top of page
Brain Bioelectric Activity

Dandy-Walker Malformation Complex in a Dog

The MR images below are from a 2-month-old Weimaraner with generalised ataxia including hypermetria in the forelimbs, a tendency to fall to either side, normal paw positioning and normal cranial nerve examination. The images shows a large cystic structure occupying the region that normally contains the cerebellar vermis, which is absent, and extending rostrotentorially, displacing the occipital lobes. The content of the cystic structure has similar signal intensity as CSF. The caudal fossa is enlarged and the osseous tentorium is found more dorsal and rostral than its expected position. The cerebellar hemispheres as well as the corpus callosum are mildly hypoplastic. Not visible in this case, other less common findings with this malformation complex can include widening and irregular gyrification of the cerebral sulci, agenesis / hypoplasia of the septum pellucidum and/or ventricular dilation.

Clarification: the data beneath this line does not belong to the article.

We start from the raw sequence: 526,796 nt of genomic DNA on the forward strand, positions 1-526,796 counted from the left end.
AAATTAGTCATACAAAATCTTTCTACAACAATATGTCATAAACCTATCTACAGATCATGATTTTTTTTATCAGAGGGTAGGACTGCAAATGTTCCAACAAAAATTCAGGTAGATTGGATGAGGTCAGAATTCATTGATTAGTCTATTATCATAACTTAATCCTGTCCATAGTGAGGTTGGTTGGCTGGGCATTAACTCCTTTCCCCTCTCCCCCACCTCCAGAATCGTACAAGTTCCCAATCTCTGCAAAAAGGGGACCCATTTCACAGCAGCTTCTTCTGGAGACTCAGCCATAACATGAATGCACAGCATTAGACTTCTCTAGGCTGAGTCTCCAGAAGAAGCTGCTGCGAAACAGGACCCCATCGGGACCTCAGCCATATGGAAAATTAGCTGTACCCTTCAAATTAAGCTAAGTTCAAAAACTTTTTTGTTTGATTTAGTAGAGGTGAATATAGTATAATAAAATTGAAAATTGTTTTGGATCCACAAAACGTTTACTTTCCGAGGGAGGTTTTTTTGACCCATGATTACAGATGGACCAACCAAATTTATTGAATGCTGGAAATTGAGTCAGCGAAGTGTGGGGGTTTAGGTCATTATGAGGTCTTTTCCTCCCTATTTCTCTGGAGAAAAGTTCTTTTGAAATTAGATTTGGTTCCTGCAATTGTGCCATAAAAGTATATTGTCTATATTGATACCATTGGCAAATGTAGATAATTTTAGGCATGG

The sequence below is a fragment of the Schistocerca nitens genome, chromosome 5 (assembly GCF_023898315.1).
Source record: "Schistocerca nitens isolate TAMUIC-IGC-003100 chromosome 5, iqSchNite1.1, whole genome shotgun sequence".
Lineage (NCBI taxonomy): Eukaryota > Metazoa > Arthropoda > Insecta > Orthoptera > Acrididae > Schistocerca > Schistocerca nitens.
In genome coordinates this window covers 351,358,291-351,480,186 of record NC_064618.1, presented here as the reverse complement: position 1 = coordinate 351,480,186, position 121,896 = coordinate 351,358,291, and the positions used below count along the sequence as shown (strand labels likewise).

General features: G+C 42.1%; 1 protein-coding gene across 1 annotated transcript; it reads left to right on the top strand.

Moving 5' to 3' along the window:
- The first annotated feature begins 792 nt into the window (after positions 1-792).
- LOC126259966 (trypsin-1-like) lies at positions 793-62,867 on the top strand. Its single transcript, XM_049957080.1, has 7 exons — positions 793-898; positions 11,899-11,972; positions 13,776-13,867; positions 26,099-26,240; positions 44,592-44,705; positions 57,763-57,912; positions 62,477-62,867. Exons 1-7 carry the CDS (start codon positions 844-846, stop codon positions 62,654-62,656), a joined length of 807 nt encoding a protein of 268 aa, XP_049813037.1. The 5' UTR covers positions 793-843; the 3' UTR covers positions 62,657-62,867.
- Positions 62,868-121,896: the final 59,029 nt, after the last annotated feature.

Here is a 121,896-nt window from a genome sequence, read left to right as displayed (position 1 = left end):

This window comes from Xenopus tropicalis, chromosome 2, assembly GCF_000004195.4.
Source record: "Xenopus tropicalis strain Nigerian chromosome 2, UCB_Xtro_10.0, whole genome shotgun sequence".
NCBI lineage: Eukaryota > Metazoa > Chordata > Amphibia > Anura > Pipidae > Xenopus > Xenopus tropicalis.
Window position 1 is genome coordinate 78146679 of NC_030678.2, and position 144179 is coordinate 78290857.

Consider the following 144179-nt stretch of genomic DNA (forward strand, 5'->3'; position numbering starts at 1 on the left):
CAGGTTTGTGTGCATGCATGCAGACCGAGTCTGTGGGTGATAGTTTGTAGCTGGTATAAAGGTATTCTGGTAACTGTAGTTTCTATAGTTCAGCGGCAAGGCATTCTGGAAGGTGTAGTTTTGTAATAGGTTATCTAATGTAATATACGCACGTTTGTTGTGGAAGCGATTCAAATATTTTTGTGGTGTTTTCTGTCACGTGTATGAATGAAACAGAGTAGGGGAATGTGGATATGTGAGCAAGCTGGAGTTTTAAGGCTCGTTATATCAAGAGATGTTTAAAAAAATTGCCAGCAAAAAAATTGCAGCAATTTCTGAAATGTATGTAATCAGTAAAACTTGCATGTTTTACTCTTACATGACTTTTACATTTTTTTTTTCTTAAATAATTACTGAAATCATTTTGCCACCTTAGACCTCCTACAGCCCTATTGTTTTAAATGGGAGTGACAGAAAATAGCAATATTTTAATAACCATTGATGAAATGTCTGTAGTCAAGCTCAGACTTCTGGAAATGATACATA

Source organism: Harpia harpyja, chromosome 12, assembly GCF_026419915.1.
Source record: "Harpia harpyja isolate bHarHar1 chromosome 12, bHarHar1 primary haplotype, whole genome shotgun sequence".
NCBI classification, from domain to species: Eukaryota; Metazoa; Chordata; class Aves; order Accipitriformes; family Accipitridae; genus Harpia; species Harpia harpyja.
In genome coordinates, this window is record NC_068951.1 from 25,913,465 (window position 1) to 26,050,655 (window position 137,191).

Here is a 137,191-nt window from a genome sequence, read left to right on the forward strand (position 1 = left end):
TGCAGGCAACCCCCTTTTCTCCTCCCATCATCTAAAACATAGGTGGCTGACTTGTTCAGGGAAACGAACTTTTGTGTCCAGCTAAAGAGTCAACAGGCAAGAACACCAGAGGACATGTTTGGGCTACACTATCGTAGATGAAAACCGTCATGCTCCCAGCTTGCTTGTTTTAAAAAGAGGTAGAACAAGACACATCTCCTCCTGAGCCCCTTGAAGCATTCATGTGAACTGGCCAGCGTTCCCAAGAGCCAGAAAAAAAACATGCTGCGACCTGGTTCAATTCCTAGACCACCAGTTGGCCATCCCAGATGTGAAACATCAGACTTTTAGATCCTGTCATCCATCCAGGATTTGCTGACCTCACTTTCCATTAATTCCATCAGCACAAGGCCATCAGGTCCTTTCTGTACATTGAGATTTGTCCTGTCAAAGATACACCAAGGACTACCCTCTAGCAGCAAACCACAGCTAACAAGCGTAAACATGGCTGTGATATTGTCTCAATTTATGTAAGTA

A classic Dandy-Walker malformation consists of complete or partial agenesis of the cerebellar vermis with an upward displacement and rotation of the remnants of the vermis, cyst-like dilation of the fourth ventricle and enlargement of the posterior fossa, with upward displacement of the tentorium cerebelli osseum, transverse sinuses, and torcula. Hydrocephalus may occur in up to 80% of humans with the disorder. 

Images courtesy of Esther Lichtenauer from Evidensia Dierenziekenhuis Hart van Brabant.

Read more about this disorder in 14 closely related Eurasier dogs using the link below.

bottom of page